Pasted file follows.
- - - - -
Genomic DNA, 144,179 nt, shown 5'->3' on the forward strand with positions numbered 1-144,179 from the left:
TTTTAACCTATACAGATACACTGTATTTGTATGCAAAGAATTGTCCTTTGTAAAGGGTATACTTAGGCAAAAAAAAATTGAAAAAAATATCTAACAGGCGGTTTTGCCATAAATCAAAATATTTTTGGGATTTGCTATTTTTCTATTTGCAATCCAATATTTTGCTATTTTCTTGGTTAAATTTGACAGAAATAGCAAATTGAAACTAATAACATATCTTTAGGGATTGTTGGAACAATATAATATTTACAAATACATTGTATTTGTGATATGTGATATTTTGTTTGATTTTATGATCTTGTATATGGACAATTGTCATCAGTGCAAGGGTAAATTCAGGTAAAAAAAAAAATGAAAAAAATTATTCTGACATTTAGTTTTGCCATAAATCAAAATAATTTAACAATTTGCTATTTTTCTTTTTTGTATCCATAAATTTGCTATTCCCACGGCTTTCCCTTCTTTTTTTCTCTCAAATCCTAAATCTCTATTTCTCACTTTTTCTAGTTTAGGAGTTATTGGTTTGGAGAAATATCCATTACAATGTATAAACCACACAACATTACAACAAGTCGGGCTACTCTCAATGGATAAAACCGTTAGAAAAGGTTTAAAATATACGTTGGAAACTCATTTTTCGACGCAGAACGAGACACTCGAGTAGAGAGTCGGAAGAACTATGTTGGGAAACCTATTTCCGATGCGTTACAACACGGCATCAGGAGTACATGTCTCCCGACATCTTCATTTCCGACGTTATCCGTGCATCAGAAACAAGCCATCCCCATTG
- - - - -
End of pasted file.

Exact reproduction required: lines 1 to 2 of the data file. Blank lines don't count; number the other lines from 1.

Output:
Genomic DNA, 144,179 nt, shown 5'->3' on the forward strand with positions numbered 1-144,179 from the left:
TTTTAACCTATACAGATACACTGTATTTGTATGCAAAGAATTGTCCTTTGTAAAGGGTATACTTAGGCAAAAAAAAATTGAAAAAAATATCTAACAGGCGGTTTTGCCATAAATCAAAATATTTTTGGGATTTGCTATTTTTCTATTTGCAATCCAATATTTTGCTATTTTCTTGGTTAAATTTGACAGAAATAGCAAATTGAAACTAATAACATATCTTTAGGGATTGTTGGAACAATATAATATTTACAAATACATTGTATTTGTGATATGTGATATTTTGTTTGATTTTATGATCTTGTATATGGACAATTGTCATCAGTGCAAGGGTAAATTCAGGTAAAAAAAAAAATGAAAAAAATTATTCTGACATTTAGTTTTGCCATAAATCAAAATAATTTAACAATTTGCTATTTTTCTTTTTTGTATCCATAAATTTGCTATTCCCACGGCTTTCCCTTCTTTTTTTCTCTCAAATCCTAAATCTCTATTTCTCACTTTTTCTAGTTTAGGAGTTATTGGTTTGGAGAAATATCCATTACAATGTATAAACCACACAACATTACAACAAGTCGGGCTACTCTCAATGGATAAAACCGTTAGAAAAGGTTTAAAATATACGTTGGAAACTCATTTTTCGACGCAGAACGAGACACTCGAGTAGAGAGTCGGAAGAACTATGTTGGGAAACCTATTTCCGATGCGTTACAACACGGCATCAGGAGTACATGTCTCCCGACATCTTCATTTCCGACGTTATCCGTGCATCAGAAACAAGCCATCCCCATTG